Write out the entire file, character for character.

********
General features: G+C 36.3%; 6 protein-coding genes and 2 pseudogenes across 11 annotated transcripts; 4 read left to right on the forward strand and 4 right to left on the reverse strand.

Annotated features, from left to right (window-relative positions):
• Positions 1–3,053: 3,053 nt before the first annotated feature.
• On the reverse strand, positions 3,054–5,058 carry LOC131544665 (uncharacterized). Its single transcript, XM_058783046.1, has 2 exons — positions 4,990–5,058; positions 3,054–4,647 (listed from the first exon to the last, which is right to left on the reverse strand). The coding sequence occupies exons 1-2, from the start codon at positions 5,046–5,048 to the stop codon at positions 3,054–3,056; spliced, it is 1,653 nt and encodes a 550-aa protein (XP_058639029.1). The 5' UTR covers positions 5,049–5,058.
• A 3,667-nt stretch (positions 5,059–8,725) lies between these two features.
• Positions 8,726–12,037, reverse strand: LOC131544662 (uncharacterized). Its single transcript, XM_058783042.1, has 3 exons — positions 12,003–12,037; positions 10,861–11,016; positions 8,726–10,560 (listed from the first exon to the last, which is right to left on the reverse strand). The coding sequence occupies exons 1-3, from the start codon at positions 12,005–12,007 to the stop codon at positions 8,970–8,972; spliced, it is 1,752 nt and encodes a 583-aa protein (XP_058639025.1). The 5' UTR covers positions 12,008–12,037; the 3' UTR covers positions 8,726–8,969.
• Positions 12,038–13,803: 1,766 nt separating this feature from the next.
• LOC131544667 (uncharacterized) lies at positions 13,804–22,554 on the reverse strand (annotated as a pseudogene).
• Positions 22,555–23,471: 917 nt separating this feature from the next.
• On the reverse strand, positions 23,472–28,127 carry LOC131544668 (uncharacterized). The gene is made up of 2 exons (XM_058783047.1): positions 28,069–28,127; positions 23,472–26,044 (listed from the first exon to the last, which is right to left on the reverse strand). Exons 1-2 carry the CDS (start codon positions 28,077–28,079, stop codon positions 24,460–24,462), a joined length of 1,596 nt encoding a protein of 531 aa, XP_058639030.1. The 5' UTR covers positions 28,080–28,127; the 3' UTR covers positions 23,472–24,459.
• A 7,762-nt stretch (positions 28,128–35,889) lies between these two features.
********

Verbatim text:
General features: G+C 36.3%; 6 protein-coding genes and 2 pseudogenes across 11 annotated transcripts; 4 read left to right on the forward strand and 4 right to left on the reverse strand.

Annotated features, from left to right (window-relative positions):
• Positions 1–3,053: 3,053 nt before the first annotated feature.
• On the reverse strand, positions 3,054–5,058 carry LOC131544665 (uncharacterized). Its single transcript, XM_058783046.1, has 2 exons — positions 4,990–5,058; positions 3,054–4,647 (listed from the first exon to the last, which is right to left on the reverse strand). The coding sequence occupies exons 1-2, from the start codon at positions 5,046–5,048 to the stop codon at positions 3,054–3,056; spliced, it is 1,653 nt and encodes a 550-aa protein (XP_058639029.1). The 5' UTR covers positions 5,049–5,058.
• A 3,667-nt stretch (positions 5,059–8,725) lies between these two features.
• Positions 8,726–12,037, reverse strand: LOC131544662 (uncharacterized). Its single transcript, XM_058783042.1, has 3 exons — positions 12,003–12,037; positions 10,861–11,016; positions 8,726–10,560 (listed from the first exon to the last, which is right to left on the reverse strand). The coding sequence occupies exons 1-3, from the start codon at positions 12,005–12,007 to the stop codon at positions 8,970–8,972; spliced, it is 1,752 nt and encodes a 583-aa protein (XP_058639025.1). The 5' UTR covers positions 12,008–12,037; the 3' UTR covers positions 8,726–8,969.
• Positions 12,038–13,803: 1,766 nt separating this feature from the next.
• LOC131544667 (uncharacterized) lies at positions 13,804–22,554 on the reverse strand (annotated as a pseudogene).
• Positions 22,555–23,471: 917 nt separating this feature from the next.
• On the reverse strand, positions 23,472–28,127 carry LOC131544668 (uncharacterized). The gene is made up of 2 exons (XM_058783047.1): positions 28,069–28,127; positions 23,472–26,044 (listed from the first exon to the last, which is right to left on the reverse strand). Exons 1-2 carry the CDS (start codon positions 28,077–28,079, stop codon positions 24,460–24,462), a joined length of 1,596 nt encoding a protein of 531 aa, XP_058639030.1. The 5' UTR covers positions 28,080–28,127; the 3' UTR covers positions 23,472–24,459.
• A 7,762-nt stretch (positions 28,128–35,889) lies between these two features.